And I'm considering an entry in verse, but no promises. :P

  2. Ditto what Liz said. Do not worry about word count yet.

    The first thing I do after a first draft is outline the book. (I never outline before I write.) I make a two-column table and in the left-hand column, I recap what happens in each chapter. Then, in the right hand column, I make notes about what changes need to take place in the next draft.

    More of this. Less of that. Fix that plot hole. Divide this chapter into two -- or condense these into one. Move this information.

    If your book needs more substance in certain areas, you'll see it as you build this outline/revision plan.

    That said, Roger Zelazny has some damn awesome fantasy books that are thin. Doorways in the Sand. Roadmarks. Not every fantasy has to be a huge tome.

    1. I always plot first, but after I've read through the completed draft once, I'll make a list of what I need to change. I already know I need to move one conversation earlier in the book, but I'm sure I'll have a lot to put on that list once I start.

      Still don't know if the pseudo-prologue I wrote for it months ago will become part of the book, though.

  3. I think writing short is probably a better problem than writing long. Take it from someone who had to pare down 200K. >_<

    I say that you should have someone who is unfamiliar with your characters and world to read it to see if they experience any confusion. That would help fill out places that might need to be explained.

    1. Yeah, the very first novel I wrote was well, well over 200K, so I know what you mean. >_< I suppose it's better to go into editing knowing that I might have to add than knowing I'll have to cut.

      And I already have a volunteer to read the book when it's ready for that, someone who's never read anything of mine before, so yay.

  4. When my story left me,
    It hadn't made chapter 10,
    But when I hi-it the finale,
    it was... too big for me!

    I've got them: plo-otting blues,
    I've got them: plo-oting blues,
    But no matter how good my story is I'll,
    I'll have to edit.

    Okay, dorkiness aside, yeah, stories are long, stories are short. Most stories are overwritten, but if there's something missing, that's hard to accommodate, too. On the other hand, forget about that and just write. You know when word count counts? It counts when you're selling a book to a publisher. Until then it's less useful than Straight A's in Boot Camp (or some other colorful metaphor, don't push right now, I'm in a cussing free environment all day long).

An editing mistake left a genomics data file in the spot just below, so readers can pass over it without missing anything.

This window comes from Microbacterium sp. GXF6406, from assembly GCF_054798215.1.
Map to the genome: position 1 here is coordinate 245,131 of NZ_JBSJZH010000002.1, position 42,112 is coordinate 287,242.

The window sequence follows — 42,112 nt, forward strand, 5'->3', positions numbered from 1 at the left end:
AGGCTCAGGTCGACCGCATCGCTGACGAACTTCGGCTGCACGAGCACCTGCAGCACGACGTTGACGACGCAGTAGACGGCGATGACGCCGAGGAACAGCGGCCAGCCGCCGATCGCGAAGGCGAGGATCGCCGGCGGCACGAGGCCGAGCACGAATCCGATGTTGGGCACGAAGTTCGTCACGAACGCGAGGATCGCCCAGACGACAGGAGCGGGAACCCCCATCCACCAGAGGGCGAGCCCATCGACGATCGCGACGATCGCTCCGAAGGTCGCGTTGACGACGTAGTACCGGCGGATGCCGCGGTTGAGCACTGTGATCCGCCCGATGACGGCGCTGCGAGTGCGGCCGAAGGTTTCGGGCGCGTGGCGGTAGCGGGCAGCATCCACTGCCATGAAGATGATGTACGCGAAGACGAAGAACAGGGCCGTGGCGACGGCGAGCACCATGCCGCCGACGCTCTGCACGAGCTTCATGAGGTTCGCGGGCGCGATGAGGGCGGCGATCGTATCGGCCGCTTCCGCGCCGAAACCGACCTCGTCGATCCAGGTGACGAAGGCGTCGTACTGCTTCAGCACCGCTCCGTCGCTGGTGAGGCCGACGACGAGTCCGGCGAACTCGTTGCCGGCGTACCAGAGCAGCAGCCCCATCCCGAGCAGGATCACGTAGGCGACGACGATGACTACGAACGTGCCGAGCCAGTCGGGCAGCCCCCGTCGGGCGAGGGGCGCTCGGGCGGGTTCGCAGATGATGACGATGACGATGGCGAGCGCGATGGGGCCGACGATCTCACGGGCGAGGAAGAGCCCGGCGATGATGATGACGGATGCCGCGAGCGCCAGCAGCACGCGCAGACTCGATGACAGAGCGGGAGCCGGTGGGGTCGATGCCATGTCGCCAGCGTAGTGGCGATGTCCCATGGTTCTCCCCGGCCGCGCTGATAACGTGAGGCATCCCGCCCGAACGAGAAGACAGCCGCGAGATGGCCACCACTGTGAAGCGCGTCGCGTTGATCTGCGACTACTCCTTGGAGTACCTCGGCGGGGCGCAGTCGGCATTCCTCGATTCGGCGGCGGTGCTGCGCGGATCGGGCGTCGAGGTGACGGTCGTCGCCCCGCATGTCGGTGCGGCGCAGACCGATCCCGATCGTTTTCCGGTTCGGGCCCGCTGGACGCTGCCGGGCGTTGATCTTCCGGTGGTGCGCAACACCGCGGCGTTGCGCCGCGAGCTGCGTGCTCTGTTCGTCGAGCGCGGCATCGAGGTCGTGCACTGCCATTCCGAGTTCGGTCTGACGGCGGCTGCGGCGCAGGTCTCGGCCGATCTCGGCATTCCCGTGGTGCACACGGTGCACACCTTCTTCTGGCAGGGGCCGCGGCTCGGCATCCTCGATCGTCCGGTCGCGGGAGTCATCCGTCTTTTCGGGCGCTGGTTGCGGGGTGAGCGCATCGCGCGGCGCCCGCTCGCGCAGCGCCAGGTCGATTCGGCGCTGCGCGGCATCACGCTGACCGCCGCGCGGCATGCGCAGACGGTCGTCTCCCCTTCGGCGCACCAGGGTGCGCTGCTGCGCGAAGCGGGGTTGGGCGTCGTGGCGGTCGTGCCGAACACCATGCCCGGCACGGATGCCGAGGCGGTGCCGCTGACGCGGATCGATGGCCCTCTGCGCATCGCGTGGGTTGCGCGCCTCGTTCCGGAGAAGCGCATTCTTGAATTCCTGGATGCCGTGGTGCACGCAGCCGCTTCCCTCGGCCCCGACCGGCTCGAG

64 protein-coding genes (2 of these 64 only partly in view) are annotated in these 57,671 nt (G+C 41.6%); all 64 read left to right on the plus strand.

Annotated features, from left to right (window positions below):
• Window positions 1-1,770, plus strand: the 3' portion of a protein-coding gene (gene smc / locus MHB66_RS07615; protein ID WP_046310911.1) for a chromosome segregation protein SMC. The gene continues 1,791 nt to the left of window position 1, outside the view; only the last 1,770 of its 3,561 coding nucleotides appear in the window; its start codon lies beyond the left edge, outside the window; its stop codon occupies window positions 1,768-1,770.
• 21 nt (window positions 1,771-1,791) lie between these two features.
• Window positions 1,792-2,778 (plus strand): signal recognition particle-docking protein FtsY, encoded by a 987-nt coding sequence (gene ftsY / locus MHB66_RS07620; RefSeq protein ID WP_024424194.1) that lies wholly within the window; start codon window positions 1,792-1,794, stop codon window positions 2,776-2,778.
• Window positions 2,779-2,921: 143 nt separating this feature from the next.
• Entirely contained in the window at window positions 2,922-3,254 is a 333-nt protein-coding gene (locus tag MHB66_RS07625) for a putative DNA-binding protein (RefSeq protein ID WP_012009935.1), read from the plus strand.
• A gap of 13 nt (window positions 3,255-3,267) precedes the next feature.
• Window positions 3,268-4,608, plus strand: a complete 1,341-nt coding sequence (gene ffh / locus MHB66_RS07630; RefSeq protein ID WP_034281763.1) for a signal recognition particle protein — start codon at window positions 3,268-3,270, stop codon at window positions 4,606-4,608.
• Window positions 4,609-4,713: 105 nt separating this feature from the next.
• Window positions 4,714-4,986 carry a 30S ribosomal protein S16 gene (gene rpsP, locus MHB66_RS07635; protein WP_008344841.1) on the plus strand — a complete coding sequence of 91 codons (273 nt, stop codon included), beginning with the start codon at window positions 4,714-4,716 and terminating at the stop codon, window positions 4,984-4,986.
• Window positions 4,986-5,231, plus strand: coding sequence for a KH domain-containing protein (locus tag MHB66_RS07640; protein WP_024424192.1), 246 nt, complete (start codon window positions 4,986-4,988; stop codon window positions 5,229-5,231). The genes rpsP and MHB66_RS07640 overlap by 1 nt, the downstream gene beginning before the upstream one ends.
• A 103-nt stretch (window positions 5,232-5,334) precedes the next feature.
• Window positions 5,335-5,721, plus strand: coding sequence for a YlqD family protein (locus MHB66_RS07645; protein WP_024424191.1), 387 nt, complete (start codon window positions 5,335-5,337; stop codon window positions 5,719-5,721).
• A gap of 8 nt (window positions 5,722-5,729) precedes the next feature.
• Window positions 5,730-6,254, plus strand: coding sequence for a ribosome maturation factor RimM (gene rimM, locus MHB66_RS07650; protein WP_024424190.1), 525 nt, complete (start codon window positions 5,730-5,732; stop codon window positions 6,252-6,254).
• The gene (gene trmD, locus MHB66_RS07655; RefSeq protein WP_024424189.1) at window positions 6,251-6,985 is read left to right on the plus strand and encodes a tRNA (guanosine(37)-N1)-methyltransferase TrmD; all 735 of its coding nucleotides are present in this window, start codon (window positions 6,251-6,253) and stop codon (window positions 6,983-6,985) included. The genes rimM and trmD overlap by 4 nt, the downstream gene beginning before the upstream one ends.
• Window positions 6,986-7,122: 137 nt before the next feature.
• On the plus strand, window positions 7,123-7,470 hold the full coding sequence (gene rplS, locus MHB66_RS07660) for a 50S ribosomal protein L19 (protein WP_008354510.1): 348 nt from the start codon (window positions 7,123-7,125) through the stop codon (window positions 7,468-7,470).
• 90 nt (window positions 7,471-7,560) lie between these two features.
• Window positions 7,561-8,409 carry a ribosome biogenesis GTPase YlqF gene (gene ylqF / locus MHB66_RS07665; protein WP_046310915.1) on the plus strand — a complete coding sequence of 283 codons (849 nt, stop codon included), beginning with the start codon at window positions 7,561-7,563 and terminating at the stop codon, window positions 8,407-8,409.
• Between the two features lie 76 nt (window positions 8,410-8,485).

In short, You worry too much. No really. Write the story. Everything else is just a distraction from doing an awesome job.

    1. Love that last line, thank you. ^_^ And yeah, I think some part of me just likes seeing the number go up at the end of every writing session. I should just stop checking, and it'll be a surprise when I'm done.

  5. I'm just going to chime in with the others and say 'don't stress yet'. The first draft is just the raw beginning of the story--the first dump of words. It barely even counts (so sad but true) Do the first revisions, and see what comes out of it. And if after that, it still 'feels' short, give it to your CPs (every writer needs these). If something's amiss, they'll let you know. Oh, and I would have loved to read this in verse ;)

    1. Thanks. ^_^ As I mentioned above, I'm still considering if a short story I wrote as a prologue for this will need to be part of the story, but you're right - all that mattered was getting this story out. I understand that a little bit better now that the first draft's finished.

      And further interest in an entry in verse... hmm.

  6. Replies
    1. It came out to 76K in four weeks; the timing's a bit off because I wrote this entry a few days before posting it. Thanks, though. ^_^

  7. Every book is different, so I don't think you have anything to worry about. When the book is done (and after you've had some distance from it), you'll be able to look at it with fresh eyes and see what changes need to be made. I think that if you can get the first draft finished, that's a huge step. I totally wish I could write 70k in 3 weeks! If you could put whatever possessed you into a bottle and sell it to the rest of us, that would be awesome:)

    1. Eh heh heh... It took me a while to realize that a normal speed for me is a lot faster than a lot of people, which is why I usually don't mention it. >_< But yeah, with the first draft done, I feel like I can set it aside for a bit and see what I need to work on when I pick it up again. I know it'll need work, but I didn't hate it when I was done with it, which is a great start.